The scares over 'toxic' toys and toys in sweets and cereals confirm that,
post-BSE, food regulation has become a Euro obsession. Bill Durodié reports
Environmentalist and consumer protection groups have been lobbying the
European Commission for a total ban on the use of phthalates (organic compounds
used to soften PVC) in plastic items liable to be placed in a child's mouth-
notably numerous toys, teething dummies, and bathtime rubber ducks. When
in July the Commission decided instead simply to invite member states to
check products against new safety margins proposed by its Scientific Committee
on Toxicity, Ecotoxicity and the Environment (CSTEE), there were complaints
about Brussels going soft on the dangers of chewy PVC.
The lobbyists need not worry. The outcome will be much the same as a
formal ban. In the cautious climate which now exists in the scientific and
business worlds, no member state, manufacturer or retailer will sensibly
choose to go against the new recommendation.
The BSE debacle has prompted a sea change in the way the Commission
examines all issues concerning safety. Shocked into action by the biggest
food and health panic of recent times, hardly a single speech by president
Jacques Santer since has failed to refer to the need for new measures.
While the jury is still out in determining possible links between bovine
spongiform encephalopathy (BSE), and its transmission to humans in the
form of new variant Creutzfeldt-Jakob disease (nvCJD), the Commission's
public health and consumer protection services have been reorganised accordingly
anyway. These developments, allowing for faster and tougher responses to
perceived problems, food-related or otherwise, will have far-reaching implications
long after the last suspect beef herd is destroyed.
The potential for action in fields relating to human health protection,
consumer protection and the environment was already contained within articles
in the Treaty on European Union (Maastricht Treaty). The BSE crisis then
acted as a catalyst for a new article within the Amsterdam Treaty last
year, further expanding the Commission's remit. The consumer policy directorate
at the Commission, only created in 1995, has been expanded to take on health
protection matters; its staff has recently been tripled.
A Multidisciplinary Scientific Committee set up in 1996 to deal with
BSE was replaced in June 1997 by a Scientific Steering Committee with a
far broader mandate, and 131 leading European scientists (from over 1000
who applied) coopted to sit on its various subcommittees. At the same time
a series of key documents were produced laying down the new hard line on
consumer health and food safety matters.
Notably, the Commission established a Rapid Alert System and Risk Assessment
Unit, and overtly adopted the 'precautionary principle' as the basis of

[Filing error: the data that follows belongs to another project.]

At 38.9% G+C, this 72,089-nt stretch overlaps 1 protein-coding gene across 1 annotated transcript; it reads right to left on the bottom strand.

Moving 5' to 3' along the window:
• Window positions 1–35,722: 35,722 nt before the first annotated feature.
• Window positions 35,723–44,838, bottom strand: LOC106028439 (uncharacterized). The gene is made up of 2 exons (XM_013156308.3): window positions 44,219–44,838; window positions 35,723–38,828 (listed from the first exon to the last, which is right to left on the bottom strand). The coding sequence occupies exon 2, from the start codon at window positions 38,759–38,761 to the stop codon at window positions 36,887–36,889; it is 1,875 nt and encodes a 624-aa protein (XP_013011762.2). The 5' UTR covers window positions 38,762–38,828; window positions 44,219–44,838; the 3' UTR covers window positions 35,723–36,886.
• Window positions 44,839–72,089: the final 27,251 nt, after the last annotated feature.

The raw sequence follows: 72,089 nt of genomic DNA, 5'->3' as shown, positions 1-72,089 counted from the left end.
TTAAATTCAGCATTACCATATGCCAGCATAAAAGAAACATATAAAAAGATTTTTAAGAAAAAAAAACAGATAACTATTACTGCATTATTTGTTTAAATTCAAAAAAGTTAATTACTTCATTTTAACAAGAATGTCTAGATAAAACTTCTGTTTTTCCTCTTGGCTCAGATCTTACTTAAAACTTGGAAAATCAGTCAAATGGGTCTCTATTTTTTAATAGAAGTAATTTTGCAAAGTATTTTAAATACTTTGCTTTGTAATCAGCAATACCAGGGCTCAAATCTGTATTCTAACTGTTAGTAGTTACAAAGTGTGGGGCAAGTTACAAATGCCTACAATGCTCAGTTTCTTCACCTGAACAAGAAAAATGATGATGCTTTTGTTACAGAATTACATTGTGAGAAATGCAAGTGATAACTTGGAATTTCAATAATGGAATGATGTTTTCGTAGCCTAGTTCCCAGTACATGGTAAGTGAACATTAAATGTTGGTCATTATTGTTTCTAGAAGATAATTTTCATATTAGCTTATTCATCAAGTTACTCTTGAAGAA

its approach to all matters. The new reports even suggested that 'there
may be demands...to go further in the area of the health protection measures
than the scientific evidence suggests is necessary', referring to the new
systems variously as 'farm to fork', 'plough to plate', 'stable to table',
or any other alliterated or rhyming A-Z that could indicate how all-encompassing
the new measures are intended to be. When the Commission issued its 'Green
Paper on the general principles of food law in the European Union', the
Consumer Committee's own response proposed applying the precautionary principle
'even where there is no known scientific uncertainty'.
However, far from heralding a new era of direct legislatory interference
from Brussels, it would appear that the Commission has grown more circumspect
in the application of its new powers. Lacking the nerve to stick its finger
into every pie, the Commission increasingly prefers to let others determine
the agenda. As Financial Times columnist Lionel Barber recently observed,
'today, Brussels is using peer pressure and voluntary codes of conduct
to encourage minimum standards of compliance'.
The new panic-inspired methods of regulating the food industry are well
illustrated by the Committee on Product Safety Emergencies, which led the
initial investigation into phthalates. In 1997 this body had also investigated
the risks associated with mixing unwrapped non-food articles with food
products, typically toys in chocolate eggs, crisps and cereal packets.
Although it did not result in a ban, the committee declared a 'serious
and immediate risk to health' from the outset. EU member states were required
to review their existing procedures, and reams of scientific and statistical
documents were produced. The result was to place manufacturers and retailers
on the defensive, regardless of the quality of the evidence.
The panic had been triggered by two (non-fatal) incidents involving